According to Sergeant Smith Stimmel, a member of the presidential bodyguard, the crowd moved toward the Blue Room when they learned that General Grant was present – creating a bottleneck that prevented General Grant from entering the East Room. “At the suggestion of some one, the men from our troop who were present formed a wedge-shaped angle. With General Grant and Secretary Seward in the angle, we forced a way through the crowd across the East Room to the astride, where there was a sofa. Seward and Grant stepped upon the sofa, and Seward introduced the General to the crowd, and by dint of effort we got the throng started passing in review; and after a general hand-shake by those who were near where the General stood, the President and Mrs. Lincoln, with others who were receiving with them that evening, appeared in the East Room, and with Mrs. Lincoln on General Grant’s arm, while the President and others coupled up, all started off on a grand parade around the room, thus giving everybody present an opportunity to get a good look at the coming hero of the War, while the Marine Band played, with much expression, ‘Hail to the Chief.'”5
According to Secretary John G. Nicolay, “The crowd too partook of the feeling of the occasion. There was no rude jostling, or pushing, or pulling, but unrestrained the circle kept its respectful distance, until after a brief conversation the President gave the General in charge of Seward to present to Mrs. Lincoln, at the same time instructing me to send for the Secretary of War. After paying his respects to Mrs Lincoln the General was taken by Seward to the East Room, where he was greeted with cheer after cheer by the assembled crowd, and where he was forced to mount a sofa from whence he could shake hands with those who pressed from all sides to see him. It was at least an hour before he returned, flushed, heated and perspiring with the unwonted exertion.”6
Journalist Noah Brooks reported the impact that Grant’s arrival had on the deportment of the guests: “The crowd at the levee was immense, and for once the interest was temporarily transferred from the President to the newcomer. The mass of people thronged about him where he moved, everybody being anxious to get at least a glimpse of his face. The women were caught up and whirled into the torrent which swept through the great East room; laces were torn, crinoline mashed, and things were generally much mixed. People mounted sofas and tables to get out of harm’s way or to take observations, and for a time the commotion was almost like a Parisian emeute; but the cause of all this disturbance soon withdrew, and the tumult subsided…”7 Brooks wrote: “For once at least the President of the United States was not the chief figure in the picture. The little, scared-looking man who stood on a crimson-covered sofa was the idol of the hour.”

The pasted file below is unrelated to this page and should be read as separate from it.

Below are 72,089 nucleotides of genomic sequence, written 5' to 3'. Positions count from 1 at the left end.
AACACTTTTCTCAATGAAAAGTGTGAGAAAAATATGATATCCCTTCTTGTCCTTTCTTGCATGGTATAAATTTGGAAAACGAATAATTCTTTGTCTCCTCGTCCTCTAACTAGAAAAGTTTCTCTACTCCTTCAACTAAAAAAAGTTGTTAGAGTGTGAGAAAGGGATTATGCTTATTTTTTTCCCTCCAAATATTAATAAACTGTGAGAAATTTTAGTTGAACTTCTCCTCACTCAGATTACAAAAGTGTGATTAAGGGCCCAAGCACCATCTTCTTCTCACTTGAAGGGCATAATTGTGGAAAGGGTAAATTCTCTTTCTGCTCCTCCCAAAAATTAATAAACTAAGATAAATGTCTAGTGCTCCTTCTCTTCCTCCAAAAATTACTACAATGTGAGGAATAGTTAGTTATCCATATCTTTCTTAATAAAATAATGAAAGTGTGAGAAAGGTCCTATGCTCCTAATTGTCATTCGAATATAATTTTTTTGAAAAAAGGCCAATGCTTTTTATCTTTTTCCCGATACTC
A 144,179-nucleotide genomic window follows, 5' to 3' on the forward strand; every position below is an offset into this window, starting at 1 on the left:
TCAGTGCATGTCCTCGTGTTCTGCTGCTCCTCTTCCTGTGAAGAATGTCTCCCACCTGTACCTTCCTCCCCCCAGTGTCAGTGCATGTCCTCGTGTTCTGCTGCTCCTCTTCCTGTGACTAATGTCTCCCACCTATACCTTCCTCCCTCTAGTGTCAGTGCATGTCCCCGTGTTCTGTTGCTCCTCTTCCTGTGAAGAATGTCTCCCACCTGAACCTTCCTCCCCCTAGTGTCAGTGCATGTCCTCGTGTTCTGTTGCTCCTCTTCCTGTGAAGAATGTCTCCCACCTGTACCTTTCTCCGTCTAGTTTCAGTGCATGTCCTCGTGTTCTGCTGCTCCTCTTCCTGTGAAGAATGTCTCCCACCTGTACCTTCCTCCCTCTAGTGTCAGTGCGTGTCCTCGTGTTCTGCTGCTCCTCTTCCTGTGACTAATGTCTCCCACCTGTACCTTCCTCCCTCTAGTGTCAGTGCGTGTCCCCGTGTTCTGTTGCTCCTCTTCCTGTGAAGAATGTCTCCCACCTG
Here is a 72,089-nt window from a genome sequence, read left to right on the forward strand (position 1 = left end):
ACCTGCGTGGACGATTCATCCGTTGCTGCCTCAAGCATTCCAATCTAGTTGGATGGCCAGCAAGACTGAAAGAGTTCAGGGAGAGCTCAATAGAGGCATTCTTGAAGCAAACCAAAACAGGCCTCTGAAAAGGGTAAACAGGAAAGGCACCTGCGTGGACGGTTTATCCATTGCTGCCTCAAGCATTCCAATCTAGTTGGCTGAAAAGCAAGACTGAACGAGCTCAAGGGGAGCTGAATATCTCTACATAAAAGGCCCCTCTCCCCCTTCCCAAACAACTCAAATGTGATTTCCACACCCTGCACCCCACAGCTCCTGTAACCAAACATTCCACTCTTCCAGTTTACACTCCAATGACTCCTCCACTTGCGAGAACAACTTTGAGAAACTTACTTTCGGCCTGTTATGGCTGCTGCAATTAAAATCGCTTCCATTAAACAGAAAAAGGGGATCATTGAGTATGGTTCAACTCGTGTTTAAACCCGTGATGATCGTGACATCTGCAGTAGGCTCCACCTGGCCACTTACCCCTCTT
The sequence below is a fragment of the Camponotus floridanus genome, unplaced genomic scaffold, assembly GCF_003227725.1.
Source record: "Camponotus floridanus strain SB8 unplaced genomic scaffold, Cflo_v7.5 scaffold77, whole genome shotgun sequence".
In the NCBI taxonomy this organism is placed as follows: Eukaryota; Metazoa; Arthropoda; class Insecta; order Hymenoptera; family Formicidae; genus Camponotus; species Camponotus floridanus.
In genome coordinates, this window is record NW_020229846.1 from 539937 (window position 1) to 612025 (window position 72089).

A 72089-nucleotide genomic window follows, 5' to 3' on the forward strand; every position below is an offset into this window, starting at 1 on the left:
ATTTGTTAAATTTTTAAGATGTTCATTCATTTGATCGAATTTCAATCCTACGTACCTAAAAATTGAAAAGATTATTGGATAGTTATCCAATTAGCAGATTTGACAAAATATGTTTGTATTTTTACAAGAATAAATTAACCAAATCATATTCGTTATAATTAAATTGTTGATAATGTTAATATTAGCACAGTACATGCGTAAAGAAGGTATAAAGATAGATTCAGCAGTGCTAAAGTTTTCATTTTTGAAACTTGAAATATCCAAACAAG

After the reception, President Lincoln, Seward, Grant and Stanton eventually met together in the Blue Room. Mr. Lincoln outlined the ceremony he had planned for the next day at which Grant would officially become a lieutenant general and general-in-chief of the army.
The Cabinet gathered at 1 P.M. the next afternoon. Grant ignored the advice he had been given by the President the night before composed his own acceptance remarks which he read somewhat awkwardly.
- Gideon Welles,Diary of Gideon Welles, Volume II, p. 539.
- Bruce Catton,Grant Takes Command, p. 125.
- Welles,Diary of Gideon Welles, Volume II, p. 539.
- Francis Carpenter,Six Months in the White House, p. 56.
- Smith Stimmel,Personal Reminiscences of Abraham Lincoln, pp. 49-50.
- Helen Nicolay,Lincoln’s Secretary, pp. 194-195.
- Michael Burlingame, editor,Lincoln Observed: Civil War Dispatches of Noah Brooks, p. 104.